Forward says he faced “at least 70 racial insults” on social media following the loss to Villarreal in Gdansk.
Manchester United striker Marcus Rashford says he has faced “at least 70 racial insults” on social media following the loss of his team to Villarreal in the Europa League final in Gdansk.
Villarreal won their first major trophy 11-10 on penalties after a 1-1 draw after overtime in Wednesday’s final.
“So far at least 70 racial insults have been counted on my social accounts,” Rashford tweeted, less than 90 minutes after the match ended. “For those who work to make me feel worse than I already do, good luck trying.”
Rashford added that he was “outraged” because they sent him “a mountain of monkey emojis” in a message from a person using a profile that identified them as a teacher.
I am more outraged because one of the abusers who left a mountain of monkey emojis in my DM is an open profile math teacher. He teaches children !! And he knows he can abuse racially without consequences …
– Marcus Rashford MBE (arMarcusRashford) May 27, 2021
A Manchester United spokesman said on Thursday in a statement that the club was “disgusted by the online hatred and abuse directed at Marcus Rashford and other players on social media after last night’s match”.
“There is simply no excuse for this and we totally condemn it,” the statement said.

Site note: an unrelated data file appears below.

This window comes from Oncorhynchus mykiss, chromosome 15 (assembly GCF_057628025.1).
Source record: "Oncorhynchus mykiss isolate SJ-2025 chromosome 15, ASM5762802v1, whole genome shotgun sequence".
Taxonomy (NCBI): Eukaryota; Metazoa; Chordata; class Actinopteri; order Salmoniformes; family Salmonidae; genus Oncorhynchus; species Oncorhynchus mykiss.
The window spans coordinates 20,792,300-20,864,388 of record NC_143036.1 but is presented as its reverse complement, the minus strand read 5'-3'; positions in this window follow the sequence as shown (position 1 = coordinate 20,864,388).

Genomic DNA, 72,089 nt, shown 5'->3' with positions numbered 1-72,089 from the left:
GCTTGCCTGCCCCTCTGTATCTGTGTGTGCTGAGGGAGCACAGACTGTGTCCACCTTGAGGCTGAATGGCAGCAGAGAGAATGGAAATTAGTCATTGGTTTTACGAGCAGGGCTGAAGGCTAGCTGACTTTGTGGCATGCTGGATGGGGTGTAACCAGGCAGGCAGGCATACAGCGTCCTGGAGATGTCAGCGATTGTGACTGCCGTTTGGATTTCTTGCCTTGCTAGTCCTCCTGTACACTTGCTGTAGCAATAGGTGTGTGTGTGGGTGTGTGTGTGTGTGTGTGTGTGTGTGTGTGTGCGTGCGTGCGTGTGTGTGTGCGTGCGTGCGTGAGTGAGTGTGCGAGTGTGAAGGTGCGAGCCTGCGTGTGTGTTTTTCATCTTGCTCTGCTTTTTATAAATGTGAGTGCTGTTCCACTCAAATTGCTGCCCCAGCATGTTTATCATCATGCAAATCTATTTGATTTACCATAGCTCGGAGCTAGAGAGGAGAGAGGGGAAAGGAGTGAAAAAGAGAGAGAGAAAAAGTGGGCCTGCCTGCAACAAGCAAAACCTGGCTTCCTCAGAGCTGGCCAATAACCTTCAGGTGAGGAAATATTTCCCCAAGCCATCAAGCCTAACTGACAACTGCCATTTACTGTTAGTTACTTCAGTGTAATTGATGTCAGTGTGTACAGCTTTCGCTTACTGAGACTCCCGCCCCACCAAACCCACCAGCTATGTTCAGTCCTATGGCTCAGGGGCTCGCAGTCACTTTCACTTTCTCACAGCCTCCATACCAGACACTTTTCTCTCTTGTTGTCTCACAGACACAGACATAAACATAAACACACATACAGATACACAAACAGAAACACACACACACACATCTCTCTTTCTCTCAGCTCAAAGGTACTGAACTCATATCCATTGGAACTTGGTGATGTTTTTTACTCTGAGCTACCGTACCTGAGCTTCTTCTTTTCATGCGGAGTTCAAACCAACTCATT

“Manchester United have zero tolerance for any form of racism or discrimination and we encourage people to report it through manutd.com.
“We also urge social media platforms and regulatory authorities to step up measures to prevent this disgusting behavior.”
In January, UK police investigated abuses on social media targeting several US players. Rashford and two teammates said they had been attacked.
“Yes, I am a black man and I live every day proud to be one,” he wrote at the time. “No one, not even a comment, will make me feel different. So I’m sorry, if you were looking for a strong reaction, you just won’t get it here. “
English football players and clubs boycotted social media for four days in April and May to protest racist abuses and push for more action from the companies that run the platforms.
Data from other sports, including Formula 1 champion Lewis Hamilton and the International Tennis Federation, also joined the boycott.